Annex Theatre

8990 Grand River Avenue,
Detroit, MI 48204

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Additional Info

Previously operated by: United Detroit Theaters

Architects: John Adolph Emil Eberson

Styles: Atmospheric

Previous Names: Riviera Annex Theatre

Nearby Theaters

Annex Theatre, Detroit - floor plan

The Annex Theatre, or Riviera Annex Theatre, as it was called when it first opened February 4, 1927 with Conrad Nagel in “Tin Hats” and Ted Meyn (creative humorist) on the stage. It was designed by John Eberson to accommodate overflow crowds at his Grand Riviera Theatre (later called just the Riviera Theatre) up Grand River Avenue.

It could seat 1,824, and was designed in an Atmospheric style, matching the original Riviera Theatre’s design. It also contained a Robert-Morton 3 manual 13 ranks organ and a small stage, which most likely was never used.

In an unusual layout, this one-floor theatre contained something called a "mezzanine lounge". Some believe that the original design for the Annex Theatre called for a full balcony, but it was never added. In another quirky move, Eberson had the projection booth placed at the rear of the orchestra seating under the sweeping main twin stepped stairway leading up to the mezzanine level.

The Annex Theatre closed its doors in either late-September or early-October 1950 due to declining attendance. United Detroit Theatres gave up their lease on the closed theatre on January 2, 1952. In 1954 the Robert-Morton organ was removed and installed in the Powderhorn Park Baptist Church, Minneapolis and the theatre was demolished in 1954 for a parking lot.

The site is today occupied by a school of cosmetology.

Contributed by Bryan Krefft

Recent comments (view all 8 comments)

sdoerr on November 8, 2004 at 5:30 pm

This link will take you to a photo of the Riviera and the Annex.

Ken Roe
Ken Roe on December 18, 2004 at 2:31 pm

The opening date of the Annex Theatre was 4th February 1927.

Divinity on December 19, 2004 at 2:43 pm

So much detail was put in the rear of the auditorium. What a tragedy.

Russr on August 30, 2007 at 9:18 pm

Actually, the Annex Theater in Detroit had to have been demolished in the mid 50’s. I was born in l945 and went to the Riveria Theater almost every Saturday, standing in the long line with my cousins and paying the quarter to get in. The Riveria had two concession stands (one in the balcony).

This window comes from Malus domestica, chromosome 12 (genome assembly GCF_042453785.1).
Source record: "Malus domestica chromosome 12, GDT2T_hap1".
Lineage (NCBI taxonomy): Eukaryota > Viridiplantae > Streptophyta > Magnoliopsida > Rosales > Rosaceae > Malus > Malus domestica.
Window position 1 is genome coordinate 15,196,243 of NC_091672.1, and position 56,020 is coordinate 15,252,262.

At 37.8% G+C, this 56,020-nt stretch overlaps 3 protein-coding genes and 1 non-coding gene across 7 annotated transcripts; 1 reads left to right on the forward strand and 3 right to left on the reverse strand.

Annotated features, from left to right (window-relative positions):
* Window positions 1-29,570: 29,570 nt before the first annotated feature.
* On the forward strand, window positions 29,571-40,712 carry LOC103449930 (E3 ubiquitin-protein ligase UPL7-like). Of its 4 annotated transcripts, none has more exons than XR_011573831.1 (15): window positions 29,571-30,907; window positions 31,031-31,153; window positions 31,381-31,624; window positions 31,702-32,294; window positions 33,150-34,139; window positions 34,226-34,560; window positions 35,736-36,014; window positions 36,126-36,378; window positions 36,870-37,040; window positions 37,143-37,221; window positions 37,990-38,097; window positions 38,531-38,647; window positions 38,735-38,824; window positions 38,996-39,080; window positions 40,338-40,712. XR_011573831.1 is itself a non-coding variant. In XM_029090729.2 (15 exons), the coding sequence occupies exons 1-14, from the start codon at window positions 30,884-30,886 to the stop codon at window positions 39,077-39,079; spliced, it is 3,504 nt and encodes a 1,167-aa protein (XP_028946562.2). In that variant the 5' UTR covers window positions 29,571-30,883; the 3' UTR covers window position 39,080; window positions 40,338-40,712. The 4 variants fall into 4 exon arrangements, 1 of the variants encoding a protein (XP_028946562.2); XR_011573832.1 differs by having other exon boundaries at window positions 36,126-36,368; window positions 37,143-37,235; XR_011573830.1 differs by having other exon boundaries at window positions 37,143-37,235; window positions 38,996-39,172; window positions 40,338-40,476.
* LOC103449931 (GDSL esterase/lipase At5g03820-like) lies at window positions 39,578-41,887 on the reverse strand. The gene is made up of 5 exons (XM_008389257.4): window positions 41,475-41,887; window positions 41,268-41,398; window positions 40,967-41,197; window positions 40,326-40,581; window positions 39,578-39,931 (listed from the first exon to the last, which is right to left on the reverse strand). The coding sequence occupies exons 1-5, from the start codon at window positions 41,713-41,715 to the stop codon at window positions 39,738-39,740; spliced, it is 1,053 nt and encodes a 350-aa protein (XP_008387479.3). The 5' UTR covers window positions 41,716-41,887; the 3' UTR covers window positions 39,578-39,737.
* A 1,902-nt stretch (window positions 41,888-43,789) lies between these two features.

We moved from Detroit to Dearborn Heights in l958. But I can remember being a kid about 10 or 11 and standing near the about half of the Annex as the wrecking ball hung by. I was amased at the balcony boxes all around the remaining Grand River side. It reminded me later of Ford Theater where Lincoln was shoot. My only regret was that I never went inside the Annex when it was in operation.

One more tidbit before I shut up. South on Grand River on the other west side was a little second rate theater called “the Victory”. They showed movies for NINE CENTS (That’s right). I remember seeing the original War of the Worlds there. It was near the old Stark Hickory Ford Dealership.
Russ Rheaume ()

carismith on January 24, 2012 at 10:38 am

My Grandmother Laurine Bowen White was the Manager of the Rivera Theatre. And my mother Patricia White and aunts Sue and Faye also worked for the theatre along with my uncle Richard. Before it became a motion picture theatre they hosted Broadway musicals like “My Fair Lady” with Judi Garland. I know that the first time my mother ever met Jerry Lewis, she accidently walked into his dressing room to find him in his boxer My mother Patricia said she the theatre was her second home, she spent so much time there. She worked the concession and whatever else my Grandmother needed her to do. When my grandmother was alive, I remember her telling stories about Miss Judy Garland, and other actors like Jerry Lewis. I have told my mother of this site in hopes she can tell a few stories and share some old memories. Now that she see’s my comment she probably will.

rivest266 on November 3, 2015 at 4:53 pm

February 4th, 1927 grand opening ad in photo section.

Joe Vogel
Joe Vogel on April 4, 2023 at 11:43 pm

According to the June 21, 1952 issue of Boxoffice, a contract to demolish the Annex Theatre had just been let by the city. The house had been closed for about a year, and was to be replaced by a parking lot.

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